Q. My daughter says "everyone" in her English class uses online sources such as SparkNotes to enhance understanding of assigned books. When I was in school, using CliffsNotes was considered cheating, even if the book was read. Is using SparkNotes cheating?
A. English teachers consider it unacceptable for students to use SparkNotes in place of reading a text, and they even discourage SparkNotes and other condensed versions of books to supplement assigned reading, says Tim Ryley, an English teacher at Baldwin Senior High, and Beverly Wolcott, director of English Language Arts at Uniondale High.
If a student is confused, teachers prefer she challenge herself to understand the subtleties and nuances of the text and that she go to extra help sessions to ask the teacher. If a student does use a Web resource such as SparkNotes, it should be as a secondary resource, Wolcott says.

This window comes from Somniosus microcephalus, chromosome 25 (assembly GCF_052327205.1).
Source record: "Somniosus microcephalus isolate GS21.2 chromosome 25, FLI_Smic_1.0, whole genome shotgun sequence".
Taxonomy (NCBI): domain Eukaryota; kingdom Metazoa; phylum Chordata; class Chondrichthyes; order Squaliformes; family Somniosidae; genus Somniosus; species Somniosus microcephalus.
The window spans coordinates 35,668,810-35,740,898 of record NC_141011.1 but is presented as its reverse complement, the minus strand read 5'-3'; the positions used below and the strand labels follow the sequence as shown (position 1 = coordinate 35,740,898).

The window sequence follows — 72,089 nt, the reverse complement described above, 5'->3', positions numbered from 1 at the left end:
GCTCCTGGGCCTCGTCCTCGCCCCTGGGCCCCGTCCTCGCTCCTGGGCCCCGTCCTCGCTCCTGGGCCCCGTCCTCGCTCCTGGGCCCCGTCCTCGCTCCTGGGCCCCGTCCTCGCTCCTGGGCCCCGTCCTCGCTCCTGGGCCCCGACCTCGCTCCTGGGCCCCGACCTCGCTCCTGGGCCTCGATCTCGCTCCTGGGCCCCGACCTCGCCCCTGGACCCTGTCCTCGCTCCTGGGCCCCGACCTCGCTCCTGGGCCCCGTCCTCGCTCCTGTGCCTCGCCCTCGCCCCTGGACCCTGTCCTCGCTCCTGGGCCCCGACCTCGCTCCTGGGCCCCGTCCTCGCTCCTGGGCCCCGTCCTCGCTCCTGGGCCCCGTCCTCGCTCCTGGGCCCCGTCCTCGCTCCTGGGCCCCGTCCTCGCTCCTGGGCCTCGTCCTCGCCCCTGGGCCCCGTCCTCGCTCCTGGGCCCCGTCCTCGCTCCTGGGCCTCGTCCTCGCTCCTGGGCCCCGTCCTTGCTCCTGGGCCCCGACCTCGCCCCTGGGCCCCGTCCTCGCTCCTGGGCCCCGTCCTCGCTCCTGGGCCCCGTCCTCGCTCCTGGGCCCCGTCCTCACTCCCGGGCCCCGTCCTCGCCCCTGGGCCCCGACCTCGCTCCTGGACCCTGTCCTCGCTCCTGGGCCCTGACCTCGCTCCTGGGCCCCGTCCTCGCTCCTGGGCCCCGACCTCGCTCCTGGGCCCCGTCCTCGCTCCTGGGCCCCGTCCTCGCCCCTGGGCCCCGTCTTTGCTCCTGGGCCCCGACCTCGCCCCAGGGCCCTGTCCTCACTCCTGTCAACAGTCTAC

Using SparkNotes, however, isn't cheating, Ryley says. "It's not cheating in the academic sense. It's cheating in the intellectual sense. The problem is when a student just uses the SparkNotes, he or she is cheating himself out of what the book has to offer."
SparkNotes general manager John Crowther agrees teachers should be the first line of support. But SparkNotes can be there when a teacher can't. "Literature is the only subject in which books students are assigned weren't written just for them," he says. SparkNotes can alleviate anxiety by reinforcing comprehension, he says.